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Controversial preacher, Prophet Bushiri featured in a BBC interview

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On Monday, 5 February, controversial Malawian preacher, Prophet Shepherd Bushiri was featured in a BBC interview, where he appears to talk genuinely about how he motivates his followers.

In the video interview, Bushiri appears to strike a modest tone, saying that he is “just a messenger of his [God’s] preaching.”

The video goes on with Bushiri giving an insider’s perspective of prayer at his church: “When a person gets healed in our ministry, or in our church, we don’t take it as I have done that miracle. It’s God himself, it becomes a wonder even to me, God has done it. One time I called all doctors here in Pretoria to come and they brought HIV people, they tested that people before prayer, I prayed for them, and they tested again. And the people were negative, so I believe that God heals any sickness, any disease,” says the preacher. “I don’t think there is any sickness I can heal, but Jesus Christ can heal.”

Proud to be a great motivator to his followers, Bushiri says, “being a prophet who is a responsible man, who is a businessman, who is prospering, it’s actually a great motivation to my followers that they are actually inspired with what I am doing.”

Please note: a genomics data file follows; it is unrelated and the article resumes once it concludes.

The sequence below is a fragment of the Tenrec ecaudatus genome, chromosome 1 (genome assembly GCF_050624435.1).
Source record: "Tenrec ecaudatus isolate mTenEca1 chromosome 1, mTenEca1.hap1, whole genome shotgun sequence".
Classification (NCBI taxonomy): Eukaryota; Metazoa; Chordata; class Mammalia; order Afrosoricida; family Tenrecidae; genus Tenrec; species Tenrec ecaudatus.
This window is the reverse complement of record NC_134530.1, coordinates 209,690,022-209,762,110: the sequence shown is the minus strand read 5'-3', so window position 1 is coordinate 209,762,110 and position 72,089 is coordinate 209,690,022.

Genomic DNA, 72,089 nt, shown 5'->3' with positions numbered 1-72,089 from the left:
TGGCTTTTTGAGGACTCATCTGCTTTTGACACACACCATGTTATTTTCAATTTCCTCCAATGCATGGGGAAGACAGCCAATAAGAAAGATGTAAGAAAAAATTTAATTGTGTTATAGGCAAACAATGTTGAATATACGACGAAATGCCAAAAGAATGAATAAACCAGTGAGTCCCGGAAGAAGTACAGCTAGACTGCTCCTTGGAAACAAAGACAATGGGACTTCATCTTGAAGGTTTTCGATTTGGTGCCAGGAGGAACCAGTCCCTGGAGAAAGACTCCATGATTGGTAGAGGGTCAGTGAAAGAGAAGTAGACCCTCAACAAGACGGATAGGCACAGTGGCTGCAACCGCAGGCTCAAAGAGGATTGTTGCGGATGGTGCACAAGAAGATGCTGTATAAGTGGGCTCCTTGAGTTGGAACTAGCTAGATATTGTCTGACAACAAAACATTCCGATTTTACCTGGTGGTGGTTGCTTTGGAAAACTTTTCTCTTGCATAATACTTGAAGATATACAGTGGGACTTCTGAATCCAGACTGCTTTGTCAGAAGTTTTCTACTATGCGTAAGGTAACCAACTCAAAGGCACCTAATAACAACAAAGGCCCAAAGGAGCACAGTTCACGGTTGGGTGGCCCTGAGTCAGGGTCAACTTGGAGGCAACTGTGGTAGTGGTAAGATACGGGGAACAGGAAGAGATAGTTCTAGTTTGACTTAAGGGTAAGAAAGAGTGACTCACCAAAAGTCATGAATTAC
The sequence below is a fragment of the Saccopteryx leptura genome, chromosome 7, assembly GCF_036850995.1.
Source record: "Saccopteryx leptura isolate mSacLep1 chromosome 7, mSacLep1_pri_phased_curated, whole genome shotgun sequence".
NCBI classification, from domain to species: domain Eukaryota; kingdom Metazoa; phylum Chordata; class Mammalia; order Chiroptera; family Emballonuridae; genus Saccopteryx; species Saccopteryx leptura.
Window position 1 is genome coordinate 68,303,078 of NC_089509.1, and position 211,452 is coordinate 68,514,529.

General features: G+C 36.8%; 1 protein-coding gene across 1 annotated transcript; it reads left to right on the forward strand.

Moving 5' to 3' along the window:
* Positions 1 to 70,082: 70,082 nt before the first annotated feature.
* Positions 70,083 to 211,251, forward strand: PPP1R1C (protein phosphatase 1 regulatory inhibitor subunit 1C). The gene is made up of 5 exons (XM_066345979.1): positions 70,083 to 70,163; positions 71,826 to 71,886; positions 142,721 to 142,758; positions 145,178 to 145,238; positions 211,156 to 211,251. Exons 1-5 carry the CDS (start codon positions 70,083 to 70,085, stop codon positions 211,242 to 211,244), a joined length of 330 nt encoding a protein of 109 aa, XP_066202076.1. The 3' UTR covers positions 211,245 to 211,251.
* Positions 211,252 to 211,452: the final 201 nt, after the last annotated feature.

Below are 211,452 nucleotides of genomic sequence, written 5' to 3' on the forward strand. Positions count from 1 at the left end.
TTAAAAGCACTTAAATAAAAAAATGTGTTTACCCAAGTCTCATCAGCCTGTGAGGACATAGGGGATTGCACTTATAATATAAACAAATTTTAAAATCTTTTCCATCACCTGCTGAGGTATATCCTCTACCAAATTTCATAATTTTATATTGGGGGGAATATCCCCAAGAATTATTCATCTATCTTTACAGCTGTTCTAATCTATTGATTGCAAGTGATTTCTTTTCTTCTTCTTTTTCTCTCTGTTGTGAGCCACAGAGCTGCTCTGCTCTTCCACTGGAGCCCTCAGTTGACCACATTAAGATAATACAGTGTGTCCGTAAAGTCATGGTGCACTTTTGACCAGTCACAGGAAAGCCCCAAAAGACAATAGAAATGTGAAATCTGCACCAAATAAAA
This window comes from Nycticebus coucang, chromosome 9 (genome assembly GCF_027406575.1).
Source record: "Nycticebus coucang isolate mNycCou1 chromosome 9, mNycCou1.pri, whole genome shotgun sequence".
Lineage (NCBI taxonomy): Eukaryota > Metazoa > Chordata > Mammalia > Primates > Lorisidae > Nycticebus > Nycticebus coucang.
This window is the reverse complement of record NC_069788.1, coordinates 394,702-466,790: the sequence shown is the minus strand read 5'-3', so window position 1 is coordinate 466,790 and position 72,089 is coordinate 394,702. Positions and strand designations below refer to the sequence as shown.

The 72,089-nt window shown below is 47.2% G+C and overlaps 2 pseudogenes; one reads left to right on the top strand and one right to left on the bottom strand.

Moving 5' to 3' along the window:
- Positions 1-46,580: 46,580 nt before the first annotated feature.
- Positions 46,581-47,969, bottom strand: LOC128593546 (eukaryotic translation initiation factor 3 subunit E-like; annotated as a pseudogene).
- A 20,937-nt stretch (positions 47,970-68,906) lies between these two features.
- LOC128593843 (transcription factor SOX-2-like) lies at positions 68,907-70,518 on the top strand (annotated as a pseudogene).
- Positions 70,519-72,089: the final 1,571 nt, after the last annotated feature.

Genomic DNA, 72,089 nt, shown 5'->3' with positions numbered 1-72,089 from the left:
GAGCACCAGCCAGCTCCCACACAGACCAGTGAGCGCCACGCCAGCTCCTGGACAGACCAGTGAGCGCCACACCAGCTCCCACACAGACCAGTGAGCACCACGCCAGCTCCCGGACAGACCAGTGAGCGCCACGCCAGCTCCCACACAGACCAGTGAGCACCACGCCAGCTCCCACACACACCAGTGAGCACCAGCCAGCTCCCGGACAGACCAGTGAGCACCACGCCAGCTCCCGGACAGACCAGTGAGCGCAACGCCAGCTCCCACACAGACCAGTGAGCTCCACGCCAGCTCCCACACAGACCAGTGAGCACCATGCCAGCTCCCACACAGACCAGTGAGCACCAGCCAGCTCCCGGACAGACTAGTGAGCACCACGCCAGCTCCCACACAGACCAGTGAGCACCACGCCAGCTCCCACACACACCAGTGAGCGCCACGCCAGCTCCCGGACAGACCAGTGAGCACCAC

Prophet Bushiri doesn’t believe he is doing anything wrong, and at one point defends himself saying, “so I don’t think if it was a bad thing my followers would be following my ministry.”

The video ends with him stressing once again the positive impact he has on his followers: “So it’s actually great motivation,” he says.

Bushiri, and his notorious Enlightened Christian Gathering (ECG) church, which operates in many Southern African countries, is considered controversial due to Bushiri’s outlandish claims of miracles, his opulent lifestyle, and his run-ins with religious regulatory bodies.

Also read: Bushiri’s net worth unknown, but has many business interests in SA

In Botswana, he was the subject of a cease and desist order by the government of Botswana – his Enlightened Christian Gathering church was told to cease from operating in the country.

And in South Africa, where he is based, a university run by his church in Pretoria is the subject of a current investigation by the South African Department of Higher Education. The university is unregistered and unaccredited, but was allegedly running short courses.

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